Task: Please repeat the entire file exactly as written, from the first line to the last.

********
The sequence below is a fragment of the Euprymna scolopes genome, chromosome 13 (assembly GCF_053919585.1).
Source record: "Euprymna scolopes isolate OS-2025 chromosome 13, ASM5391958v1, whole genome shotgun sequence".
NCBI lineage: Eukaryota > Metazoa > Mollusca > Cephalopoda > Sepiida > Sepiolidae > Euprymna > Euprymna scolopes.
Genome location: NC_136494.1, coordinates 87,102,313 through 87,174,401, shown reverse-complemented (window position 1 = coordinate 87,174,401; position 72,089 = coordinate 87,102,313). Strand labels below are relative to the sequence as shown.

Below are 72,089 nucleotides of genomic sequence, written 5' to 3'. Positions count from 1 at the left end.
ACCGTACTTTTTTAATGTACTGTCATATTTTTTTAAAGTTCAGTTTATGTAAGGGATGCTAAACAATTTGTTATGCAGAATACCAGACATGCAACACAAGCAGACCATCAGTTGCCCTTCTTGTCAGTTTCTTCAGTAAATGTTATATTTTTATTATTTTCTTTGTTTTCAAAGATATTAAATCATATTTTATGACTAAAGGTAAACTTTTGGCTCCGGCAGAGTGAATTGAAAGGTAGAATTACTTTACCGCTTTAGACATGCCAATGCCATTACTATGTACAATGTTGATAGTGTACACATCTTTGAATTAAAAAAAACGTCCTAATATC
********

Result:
The sequence below is a fragment of the Euprymna scolopes genome, chromosome 13 (assembly GCF_053919585.1).
Source record: "Euprymna scolopes isolate OS-2025 chromosome 13, ASM5391958v1, whole genome shotgun sequence".
NCBI lineage: Eukaryota > Metazoa > Mollusca > Cephalopoda > Sepiida > Sepiolidae > Euprymna > Euprymna scolopes.
Genome location: NC_136494.1, coordinates 87,102,313 through 87,174,401, shown reverse-complemented (window position 1 = coordinate 87,174,401; position 72,089 = coordinate 87,102,313). Strand labels below are relative to the sequence as shown.

Below are 72,089 nucleotides of genomic sequence, written 5' to 3'. Positions count from 1 at the left end.
ACCGTACTTTTTTAATGTACTGTCATATTTTTTTAAAGTTCAGTTTATGTAAGGGATGCTAAACAATTTGTTATGCAGAATACCAGACATGCAACACAAGCAGACCATCAGTTGCCCTTCTTGTCAGTTTCTTCAGTAAATGTTATATTTTTATTATTTTCTTTGTTTTCAAAGATATTAAATCATATTTTATGACTAAAGGTAAACTTTTGGCTCCGGCAGAGTGAATTGAAAGGTAGAATTACTTTACCGCTTTAGACATGCCAATGCCATTACTATGTACAATGTTGATAGTGTACACATCTTTGAATTAAAAAAAACGTCCTAATATC